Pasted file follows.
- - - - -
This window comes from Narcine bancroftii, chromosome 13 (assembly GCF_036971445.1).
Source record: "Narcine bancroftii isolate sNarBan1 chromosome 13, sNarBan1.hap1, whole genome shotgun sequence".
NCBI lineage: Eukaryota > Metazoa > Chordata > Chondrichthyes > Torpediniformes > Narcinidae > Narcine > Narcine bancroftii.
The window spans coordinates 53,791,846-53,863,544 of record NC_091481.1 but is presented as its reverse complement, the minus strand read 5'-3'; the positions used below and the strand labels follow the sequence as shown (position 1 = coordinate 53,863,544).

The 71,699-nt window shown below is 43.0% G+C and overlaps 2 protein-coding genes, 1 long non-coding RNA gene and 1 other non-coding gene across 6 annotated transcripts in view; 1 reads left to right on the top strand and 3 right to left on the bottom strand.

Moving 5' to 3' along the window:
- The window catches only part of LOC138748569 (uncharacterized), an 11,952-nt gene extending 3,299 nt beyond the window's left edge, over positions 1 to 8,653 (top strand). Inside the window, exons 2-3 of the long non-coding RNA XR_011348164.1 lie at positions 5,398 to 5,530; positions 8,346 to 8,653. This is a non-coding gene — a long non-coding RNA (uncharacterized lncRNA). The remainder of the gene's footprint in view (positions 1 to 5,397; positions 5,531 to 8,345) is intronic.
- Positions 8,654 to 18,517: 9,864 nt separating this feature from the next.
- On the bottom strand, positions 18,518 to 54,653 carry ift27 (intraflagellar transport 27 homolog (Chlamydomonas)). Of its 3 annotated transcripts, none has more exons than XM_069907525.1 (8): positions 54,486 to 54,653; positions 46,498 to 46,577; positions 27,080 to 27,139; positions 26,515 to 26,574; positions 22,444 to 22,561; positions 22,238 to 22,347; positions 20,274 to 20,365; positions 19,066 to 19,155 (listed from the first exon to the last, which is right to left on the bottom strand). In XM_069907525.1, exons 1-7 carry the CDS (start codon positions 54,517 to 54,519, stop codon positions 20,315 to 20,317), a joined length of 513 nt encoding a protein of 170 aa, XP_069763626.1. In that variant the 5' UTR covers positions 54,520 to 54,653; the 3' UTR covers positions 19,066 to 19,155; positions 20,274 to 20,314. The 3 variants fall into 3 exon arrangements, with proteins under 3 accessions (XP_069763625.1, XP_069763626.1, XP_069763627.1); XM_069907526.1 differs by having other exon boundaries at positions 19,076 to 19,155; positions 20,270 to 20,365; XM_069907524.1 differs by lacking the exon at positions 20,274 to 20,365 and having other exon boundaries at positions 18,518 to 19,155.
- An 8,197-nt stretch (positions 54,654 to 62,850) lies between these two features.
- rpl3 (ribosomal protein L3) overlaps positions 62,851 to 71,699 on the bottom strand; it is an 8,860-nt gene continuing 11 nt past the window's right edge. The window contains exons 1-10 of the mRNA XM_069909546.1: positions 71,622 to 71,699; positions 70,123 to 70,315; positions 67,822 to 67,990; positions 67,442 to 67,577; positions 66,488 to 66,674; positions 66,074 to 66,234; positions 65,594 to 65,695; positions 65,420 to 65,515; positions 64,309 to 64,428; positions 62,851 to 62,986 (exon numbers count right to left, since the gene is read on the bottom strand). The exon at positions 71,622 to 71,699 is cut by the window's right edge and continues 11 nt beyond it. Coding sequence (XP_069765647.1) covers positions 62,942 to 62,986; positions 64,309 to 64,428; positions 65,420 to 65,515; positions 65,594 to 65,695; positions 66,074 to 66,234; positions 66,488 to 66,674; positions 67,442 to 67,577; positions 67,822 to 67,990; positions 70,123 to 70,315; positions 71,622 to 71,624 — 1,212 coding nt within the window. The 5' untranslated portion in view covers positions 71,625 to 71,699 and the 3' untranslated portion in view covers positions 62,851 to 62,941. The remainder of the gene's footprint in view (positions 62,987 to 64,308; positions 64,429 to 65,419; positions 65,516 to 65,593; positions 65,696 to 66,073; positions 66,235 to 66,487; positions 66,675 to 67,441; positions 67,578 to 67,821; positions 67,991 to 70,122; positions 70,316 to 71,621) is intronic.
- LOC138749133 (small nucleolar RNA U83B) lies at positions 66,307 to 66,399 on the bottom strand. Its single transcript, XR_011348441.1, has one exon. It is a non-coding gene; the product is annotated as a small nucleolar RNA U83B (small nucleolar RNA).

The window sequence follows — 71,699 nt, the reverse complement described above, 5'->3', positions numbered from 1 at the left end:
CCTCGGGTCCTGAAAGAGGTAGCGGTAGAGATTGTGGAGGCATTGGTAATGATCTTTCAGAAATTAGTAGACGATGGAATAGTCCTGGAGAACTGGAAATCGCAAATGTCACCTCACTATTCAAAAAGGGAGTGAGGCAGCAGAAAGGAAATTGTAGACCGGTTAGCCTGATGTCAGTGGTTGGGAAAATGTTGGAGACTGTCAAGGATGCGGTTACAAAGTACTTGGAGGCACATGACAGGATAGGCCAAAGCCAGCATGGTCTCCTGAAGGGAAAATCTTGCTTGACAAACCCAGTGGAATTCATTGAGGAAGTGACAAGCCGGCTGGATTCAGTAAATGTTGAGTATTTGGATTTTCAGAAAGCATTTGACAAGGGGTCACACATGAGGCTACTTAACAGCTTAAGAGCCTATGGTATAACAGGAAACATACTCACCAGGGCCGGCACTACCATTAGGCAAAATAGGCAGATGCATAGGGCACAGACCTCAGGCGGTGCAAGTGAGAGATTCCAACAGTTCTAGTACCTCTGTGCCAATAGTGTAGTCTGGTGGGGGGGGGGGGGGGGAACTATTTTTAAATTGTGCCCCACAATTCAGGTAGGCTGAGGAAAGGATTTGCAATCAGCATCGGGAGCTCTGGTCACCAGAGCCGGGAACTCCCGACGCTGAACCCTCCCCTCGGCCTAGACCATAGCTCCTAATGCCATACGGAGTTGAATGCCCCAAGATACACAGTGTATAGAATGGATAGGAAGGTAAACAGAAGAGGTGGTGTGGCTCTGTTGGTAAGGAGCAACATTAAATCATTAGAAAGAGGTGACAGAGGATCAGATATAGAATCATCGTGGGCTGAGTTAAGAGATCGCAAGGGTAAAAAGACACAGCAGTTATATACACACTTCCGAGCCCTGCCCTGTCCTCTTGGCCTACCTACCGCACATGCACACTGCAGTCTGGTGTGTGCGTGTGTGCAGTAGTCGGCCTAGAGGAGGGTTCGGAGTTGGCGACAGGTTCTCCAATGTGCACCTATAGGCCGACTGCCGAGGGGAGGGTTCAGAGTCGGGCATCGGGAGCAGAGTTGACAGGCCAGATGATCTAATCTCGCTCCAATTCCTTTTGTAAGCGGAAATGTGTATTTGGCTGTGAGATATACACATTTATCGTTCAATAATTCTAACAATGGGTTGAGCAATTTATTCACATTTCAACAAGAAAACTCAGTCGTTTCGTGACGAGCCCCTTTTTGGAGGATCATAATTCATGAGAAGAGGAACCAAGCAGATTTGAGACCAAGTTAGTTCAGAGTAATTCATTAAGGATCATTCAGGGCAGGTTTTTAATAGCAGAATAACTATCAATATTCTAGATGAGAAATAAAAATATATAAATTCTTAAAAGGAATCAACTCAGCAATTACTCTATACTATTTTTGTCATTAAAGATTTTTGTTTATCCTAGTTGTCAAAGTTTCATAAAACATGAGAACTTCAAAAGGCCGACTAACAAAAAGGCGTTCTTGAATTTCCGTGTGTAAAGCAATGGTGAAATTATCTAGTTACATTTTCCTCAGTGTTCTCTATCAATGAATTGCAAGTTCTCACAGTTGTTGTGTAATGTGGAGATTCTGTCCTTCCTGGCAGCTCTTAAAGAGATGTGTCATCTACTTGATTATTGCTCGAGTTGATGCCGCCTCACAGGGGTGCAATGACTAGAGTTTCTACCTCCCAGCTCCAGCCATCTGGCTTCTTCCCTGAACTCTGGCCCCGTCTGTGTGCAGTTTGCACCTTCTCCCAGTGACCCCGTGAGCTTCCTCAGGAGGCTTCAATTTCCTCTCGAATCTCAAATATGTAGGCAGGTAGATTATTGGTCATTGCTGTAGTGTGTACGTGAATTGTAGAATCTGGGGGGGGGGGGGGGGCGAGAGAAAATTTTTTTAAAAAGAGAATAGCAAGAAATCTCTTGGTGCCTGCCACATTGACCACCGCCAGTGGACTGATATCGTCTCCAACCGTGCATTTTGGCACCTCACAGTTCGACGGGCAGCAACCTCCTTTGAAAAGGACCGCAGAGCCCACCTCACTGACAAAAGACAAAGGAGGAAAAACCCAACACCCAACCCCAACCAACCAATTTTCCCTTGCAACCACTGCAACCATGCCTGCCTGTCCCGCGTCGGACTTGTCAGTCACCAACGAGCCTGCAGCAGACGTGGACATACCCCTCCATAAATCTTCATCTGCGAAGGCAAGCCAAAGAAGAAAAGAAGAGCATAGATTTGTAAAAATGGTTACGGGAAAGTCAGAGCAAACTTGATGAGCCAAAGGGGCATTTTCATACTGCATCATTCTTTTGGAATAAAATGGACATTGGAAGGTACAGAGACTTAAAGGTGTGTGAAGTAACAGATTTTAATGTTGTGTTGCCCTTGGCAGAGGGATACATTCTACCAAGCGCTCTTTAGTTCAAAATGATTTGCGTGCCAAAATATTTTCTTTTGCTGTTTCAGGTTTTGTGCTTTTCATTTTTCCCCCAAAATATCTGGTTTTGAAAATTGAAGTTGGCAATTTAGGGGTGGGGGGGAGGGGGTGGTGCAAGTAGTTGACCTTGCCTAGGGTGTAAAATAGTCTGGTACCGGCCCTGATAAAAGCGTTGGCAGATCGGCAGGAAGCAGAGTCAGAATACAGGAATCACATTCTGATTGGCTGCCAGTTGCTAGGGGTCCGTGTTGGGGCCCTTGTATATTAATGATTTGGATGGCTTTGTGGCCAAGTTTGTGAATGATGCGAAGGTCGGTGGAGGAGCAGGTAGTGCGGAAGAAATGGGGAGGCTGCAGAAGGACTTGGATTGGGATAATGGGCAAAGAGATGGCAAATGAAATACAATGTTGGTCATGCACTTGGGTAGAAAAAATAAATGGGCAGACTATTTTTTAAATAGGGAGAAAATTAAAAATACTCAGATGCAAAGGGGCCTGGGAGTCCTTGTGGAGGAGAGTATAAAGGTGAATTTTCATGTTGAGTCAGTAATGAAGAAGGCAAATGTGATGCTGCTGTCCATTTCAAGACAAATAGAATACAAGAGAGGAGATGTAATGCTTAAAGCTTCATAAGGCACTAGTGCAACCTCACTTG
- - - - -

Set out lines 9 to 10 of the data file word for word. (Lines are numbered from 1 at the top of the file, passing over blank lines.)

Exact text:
- On the bottom strand, positions 18,518 to 54,653 carry ift27 (intraflagellar transport 27 homolog (Chlamydomonas)). Of its 3 annotated transcripts, none has more exons than XM_069907525.1 (8): positions 54,486 to 54,653; positions 46,498 to 46,577; positions 27,080 to 27,139; positions 26,515 to 26,574; positions 22,444 to 22,561; positions 22,238 to 22,347; positions 20,274 to 20,365; positions 19,066 to 19,155 (listed from the first exon to the last, which is right to left on the bottom strand). In XM_069907525.1, exons 1-7 carry the CDS (start codon positions 54,517 to 54,519, stop codon positions 20,315 to 20,317), a joined length of 513 nt encoding a protein of 170 aa, XP_069763626.1. In that variant the 5' UTR covers positions 54,520 to 54,653; the 3' UTR covers positions 19,066 to 19,155; positions 20,274 to 20,314. The 3 variants fall into 3 exon arrangements, with proteins under 3 accessions (XP_069763625.1, XP_069763626.1, XP_069763627.1); XM_069907526.1 differs by having other exon boundaries at positions 19,076 to 19,155; positions 20,270 to 20,365; XM_069907524.1 differs by lacking the exon at positions 20,274 to 20,365 and having other exon boundaries at positions 18,518 to 19,155.
- An 8,197-nt stretch (positions 54,654 to 62,850) lies between these two features.